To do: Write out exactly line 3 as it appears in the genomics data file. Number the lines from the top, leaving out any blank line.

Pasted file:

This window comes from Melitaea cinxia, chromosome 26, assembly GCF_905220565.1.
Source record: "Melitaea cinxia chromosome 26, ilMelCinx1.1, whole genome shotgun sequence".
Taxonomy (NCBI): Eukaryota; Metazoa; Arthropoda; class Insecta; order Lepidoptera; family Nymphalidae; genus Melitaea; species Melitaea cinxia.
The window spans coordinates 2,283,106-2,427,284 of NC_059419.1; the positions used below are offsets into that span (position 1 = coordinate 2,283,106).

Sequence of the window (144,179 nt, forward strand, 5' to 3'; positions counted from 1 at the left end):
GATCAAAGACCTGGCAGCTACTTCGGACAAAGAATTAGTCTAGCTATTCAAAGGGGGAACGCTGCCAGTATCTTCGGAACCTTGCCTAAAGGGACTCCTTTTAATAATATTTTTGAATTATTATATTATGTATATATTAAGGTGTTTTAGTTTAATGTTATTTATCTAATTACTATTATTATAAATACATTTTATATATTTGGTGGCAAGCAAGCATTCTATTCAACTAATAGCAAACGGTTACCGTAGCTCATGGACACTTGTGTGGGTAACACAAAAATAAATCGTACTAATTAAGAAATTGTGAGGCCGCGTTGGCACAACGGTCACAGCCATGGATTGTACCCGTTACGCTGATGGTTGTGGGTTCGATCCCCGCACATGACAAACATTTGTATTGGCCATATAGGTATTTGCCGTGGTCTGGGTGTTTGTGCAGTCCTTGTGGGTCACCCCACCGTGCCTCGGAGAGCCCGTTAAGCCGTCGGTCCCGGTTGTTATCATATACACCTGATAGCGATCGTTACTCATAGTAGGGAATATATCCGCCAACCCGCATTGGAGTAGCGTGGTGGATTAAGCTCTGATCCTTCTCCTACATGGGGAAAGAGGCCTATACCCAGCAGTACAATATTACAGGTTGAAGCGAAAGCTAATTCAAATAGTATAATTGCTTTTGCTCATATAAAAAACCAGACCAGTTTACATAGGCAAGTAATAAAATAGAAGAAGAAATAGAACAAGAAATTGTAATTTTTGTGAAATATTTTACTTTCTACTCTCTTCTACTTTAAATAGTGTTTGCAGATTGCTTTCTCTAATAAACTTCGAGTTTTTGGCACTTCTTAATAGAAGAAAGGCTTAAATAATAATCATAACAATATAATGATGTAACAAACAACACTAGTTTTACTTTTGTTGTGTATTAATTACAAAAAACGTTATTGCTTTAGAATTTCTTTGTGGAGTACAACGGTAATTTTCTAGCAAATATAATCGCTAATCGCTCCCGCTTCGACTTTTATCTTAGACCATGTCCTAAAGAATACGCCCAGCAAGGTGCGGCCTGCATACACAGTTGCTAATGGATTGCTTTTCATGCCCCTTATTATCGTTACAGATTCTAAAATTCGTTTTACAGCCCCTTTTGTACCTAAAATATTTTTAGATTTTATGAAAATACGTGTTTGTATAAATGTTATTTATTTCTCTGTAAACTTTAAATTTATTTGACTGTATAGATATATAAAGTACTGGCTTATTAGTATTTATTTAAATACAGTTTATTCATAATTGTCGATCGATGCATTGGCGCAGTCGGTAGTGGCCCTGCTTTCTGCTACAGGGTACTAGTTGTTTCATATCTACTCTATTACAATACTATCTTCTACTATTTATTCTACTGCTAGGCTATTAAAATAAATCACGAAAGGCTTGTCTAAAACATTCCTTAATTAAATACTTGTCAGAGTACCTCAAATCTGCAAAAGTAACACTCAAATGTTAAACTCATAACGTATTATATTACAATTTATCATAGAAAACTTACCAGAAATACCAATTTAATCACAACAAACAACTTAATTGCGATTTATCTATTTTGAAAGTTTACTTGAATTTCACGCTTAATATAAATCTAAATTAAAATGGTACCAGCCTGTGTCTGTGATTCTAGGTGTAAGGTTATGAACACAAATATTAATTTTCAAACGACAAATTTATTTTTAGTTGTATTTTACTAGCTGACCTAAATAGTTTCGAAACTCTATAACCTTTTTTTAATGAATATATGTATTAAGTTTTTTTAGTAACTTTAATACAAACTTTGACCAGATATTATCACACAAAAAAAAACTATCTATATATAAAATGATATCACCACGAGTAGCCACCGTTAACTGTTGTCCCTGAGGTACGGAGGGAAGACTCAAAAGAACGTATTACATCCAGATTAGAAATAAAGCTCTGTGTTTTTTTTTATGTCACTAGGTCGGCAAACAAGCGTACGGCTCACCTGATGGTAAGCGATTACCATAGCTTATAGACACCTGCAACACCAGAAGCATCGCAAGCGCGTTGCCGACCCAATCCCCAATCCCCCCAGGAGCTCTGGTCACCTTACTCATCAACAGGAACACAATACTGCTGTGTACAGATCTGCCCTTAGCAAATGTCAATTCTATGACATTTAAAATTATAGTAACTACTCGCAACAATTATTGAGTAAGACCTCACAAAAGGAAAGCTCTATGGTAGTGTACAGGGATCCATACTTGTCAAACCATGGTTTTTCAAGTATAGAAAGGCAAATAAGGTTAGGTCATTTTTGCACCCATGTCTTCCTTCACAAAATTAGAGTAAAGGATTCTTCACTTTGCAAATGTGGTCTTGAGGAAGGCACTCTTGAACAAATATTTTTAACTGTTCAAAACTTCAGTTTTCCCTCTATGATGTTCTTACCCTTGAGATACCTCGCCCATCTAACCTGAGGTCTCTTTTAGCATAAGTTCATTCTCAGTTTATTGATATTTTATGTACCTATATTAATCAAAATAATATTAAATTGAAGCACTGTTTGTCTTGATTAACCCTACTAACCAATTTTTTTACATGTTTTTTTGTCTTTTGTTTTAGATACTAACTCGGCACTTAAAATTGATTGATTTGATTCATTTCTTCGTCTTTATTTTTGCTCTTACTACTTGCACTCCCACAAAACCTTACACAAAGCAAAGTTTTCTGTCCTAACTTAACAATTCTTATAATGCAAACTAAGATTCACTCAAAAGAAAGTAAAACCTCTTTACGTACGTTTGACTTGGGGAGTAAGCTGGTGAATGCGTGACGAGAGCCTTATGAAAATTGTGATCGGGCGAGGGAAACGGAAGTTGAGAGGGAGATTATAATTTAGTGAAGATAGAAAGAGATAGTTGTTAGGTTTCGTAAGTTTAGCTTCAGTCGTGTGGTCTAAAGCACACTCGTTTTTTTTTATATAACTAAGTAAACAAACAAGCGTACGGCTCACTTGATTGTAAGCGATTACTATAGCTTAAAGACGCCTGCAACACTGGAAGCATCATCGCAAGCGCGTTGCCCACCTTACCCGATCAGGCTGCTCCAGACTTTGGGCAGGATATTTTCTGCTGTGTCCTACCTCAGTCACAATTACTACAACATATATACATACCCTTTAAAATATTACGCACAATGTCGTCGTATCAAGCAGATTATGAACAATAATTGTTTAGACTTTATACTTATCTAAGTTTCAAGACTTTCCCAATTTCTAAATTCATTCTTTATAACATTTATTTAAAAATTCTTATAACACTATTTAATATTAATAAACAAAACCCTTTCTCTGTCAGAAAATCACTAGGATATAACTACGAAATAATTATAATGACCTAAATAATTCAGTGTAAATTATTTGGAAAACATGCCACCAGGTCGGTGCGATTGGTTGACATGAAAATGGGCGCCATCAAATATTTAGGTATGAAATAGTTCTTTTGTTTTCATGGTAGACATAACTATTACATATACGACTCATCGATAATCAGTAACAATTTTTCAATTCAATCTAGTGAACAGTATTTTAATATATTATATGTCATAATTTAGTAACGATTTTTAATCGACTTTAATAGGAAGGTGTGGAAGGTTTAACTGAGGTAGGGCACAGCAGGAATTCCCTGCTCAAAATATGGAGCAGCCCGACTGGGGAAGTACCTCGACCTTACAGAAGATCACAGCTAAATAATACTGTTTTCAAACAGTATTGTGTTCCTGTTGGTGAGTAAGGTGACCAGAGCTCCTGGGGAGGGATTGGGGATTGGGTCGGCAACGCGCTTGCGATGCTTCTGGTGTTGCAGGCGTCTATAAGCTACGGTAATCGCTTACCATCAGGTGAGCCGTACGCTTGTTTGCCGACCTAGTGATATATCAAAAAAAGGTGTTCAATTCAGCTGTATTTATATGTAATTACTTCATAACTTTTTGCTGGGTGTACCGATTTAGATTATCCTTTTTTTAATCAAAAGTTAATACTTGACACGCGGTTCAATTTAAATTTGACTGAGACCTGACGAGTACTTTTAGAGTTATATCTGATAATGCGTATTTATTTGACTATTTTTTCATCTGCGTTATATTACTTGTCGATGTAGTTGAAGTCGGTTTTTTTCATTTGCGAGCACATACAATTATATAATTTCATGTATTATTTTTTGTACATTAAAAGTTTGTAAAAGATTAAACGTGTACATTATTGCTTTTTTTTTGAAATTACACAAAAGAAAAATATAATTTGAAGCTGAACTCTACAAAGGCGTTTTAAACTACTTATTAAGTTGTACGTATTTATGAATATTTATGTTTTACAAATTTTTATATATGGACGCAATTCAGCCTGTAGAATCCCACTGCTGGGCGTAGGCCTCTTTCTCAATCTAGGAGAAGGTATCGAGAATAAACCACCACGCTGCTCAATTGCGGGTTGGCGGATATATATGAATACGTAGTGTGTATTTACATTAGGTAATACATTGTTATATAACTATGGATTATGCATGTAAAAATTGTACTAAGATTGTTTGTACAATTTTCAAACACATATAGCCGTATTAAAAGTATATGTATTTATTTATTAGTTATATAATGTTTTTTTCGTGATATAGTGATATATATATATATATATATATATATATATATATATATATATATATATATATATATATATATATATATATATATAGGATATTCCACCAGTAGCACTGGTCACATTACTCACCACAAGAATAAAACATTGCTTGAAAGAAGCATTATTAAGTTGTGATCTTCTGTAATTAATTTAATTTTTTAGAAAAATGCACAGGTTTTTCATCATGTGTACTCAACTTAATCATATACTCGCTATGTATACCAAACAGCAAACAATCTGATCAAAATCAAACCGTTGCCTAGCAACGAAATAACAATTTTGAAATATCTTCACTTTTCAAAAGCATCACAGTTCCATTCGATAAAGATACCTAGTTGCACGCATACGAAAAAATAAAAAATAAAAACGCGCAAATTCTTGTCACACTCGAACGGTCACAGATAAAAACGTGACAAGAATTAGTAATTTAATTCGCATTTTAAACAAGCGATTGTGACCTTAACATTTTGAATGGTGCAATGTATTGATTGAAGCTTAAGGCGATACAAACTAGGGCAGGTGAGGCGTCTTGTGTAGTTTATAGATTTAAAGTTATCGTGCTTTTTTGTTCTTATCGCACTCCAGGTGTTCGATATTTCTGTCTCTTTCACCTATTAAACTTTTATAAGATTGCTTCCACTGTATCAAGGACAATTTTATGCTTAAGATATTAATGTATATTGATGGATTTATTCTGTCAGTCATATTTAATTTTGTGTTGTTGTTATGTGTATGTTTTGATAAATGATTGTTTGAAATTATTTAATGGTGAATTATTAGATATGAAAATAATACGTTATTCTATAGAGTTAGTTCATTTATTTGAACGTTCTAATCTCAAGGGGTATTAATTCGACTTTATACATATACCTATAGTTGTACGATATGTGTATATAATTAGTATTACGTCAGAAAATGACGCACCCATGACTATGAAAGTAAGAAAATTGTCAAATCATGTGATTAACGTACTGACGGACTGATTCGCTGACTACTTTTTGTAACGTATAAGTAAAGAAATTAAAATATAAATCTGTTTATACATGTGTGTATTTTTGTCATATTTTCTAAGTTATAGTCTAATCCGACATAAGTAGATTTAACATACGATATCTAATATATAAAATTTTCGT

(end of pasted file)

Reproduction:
Taxonomy (NCBI): Eukaryota; Metazoa; Arthropoda; class Insecta; order Lepidoptera; family Nymphalidae; genus Melitaea; species Melitaea cinxia.